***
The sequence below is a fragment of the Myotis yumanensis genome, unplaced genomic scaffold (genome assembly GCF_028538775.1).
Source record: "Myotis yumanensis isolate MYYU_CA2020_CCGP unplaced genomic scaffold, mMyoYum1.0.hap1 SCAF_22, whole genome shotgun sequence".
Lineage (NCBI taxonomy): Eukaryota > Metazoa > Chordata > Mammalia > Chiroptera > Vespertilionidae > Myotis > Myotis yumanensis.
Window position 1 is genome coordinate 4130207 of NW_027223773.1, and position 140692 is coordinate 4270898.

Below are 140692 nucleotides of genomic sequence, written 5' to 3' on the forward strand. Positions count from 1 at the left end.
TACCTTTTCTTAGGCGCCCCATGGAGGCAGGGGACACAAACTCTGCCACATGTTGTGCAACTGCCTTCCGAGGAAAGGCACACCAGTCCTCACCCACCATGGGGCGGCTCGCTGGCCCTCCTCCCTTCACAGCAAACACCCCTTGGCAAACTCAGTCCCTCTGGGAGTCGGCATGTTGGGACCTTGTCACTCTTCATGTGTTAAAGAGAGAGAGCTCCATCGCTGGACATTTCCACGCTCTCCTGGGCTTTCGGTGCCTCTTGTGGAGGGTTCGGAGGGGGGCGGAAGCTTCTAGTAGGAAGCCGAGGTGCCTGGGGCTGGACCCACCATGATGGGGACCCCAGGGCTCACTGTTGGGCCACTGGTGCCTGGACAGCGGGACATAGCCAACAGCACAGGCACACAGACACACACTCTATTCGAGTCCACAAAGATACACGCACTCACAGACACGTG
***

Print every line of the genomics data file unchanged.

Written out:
The sequence below is a fragment of the Myotis yumanensis genome, unplaced genomic scaffold (genome assembly GCF_028538775.1).
Source record: "Myotis yumanensis isolate MYYU_CA2020_CCGP unplaced genomic scaffold, mMyoYum1.0.hap1 SCAF_22, whole genome shotgun sequence".
Lineage (NCBI taxonomy): Eukaryota > Metazoa > Chordata > Mammalia > Chiroptera > Vespertilionidae > Myotis > Myotis yumanensis.
Window position 1 is genome coordinate 4130207 of NW_027223773.1, and position 140692 is coordinate 4270898.

Below are 140692 nucleotides of genomic sequence, written 5' to 3' on the forward strand. Positions count from 1 at the left end.
TACCTTTTCTTAGGCGCCCCATGGAGGCAGGGGACACAAACTCTGCCACATGTTGTGCAACTGCCTTCCGAGGAAAGGCACACCAGTCCTCACCCACCATGGGGCGGCTCGCTGGCCCTCCTCCCTTCACAGCAAACACCCCTTGGCAAACTCAGTCCCTCTGGGAGTCGGCATGTTGGGACCTTGTCACTCTTCATGTGTTAAAGAGAGAGAGCTCCATCGCTGGACATTTCCACGCTCTCCTGGGCTTTCGGTGCCTCTTGTGGAGGGTTCGGAGGGGGGCGGAAGCTTCTAGTAGGAAGCCGAGGTGCCTGGGGCTGGACCCACCATGATGGGGACCCCAGGGCTCACTGTTGGGCCACTGGTGCCTGGACAGCGGGACATAGCCAACAGCACAGGCACACAGACACACACTCTATTCGAGTCCACAAAGATACACGCACTCACAGACACGTG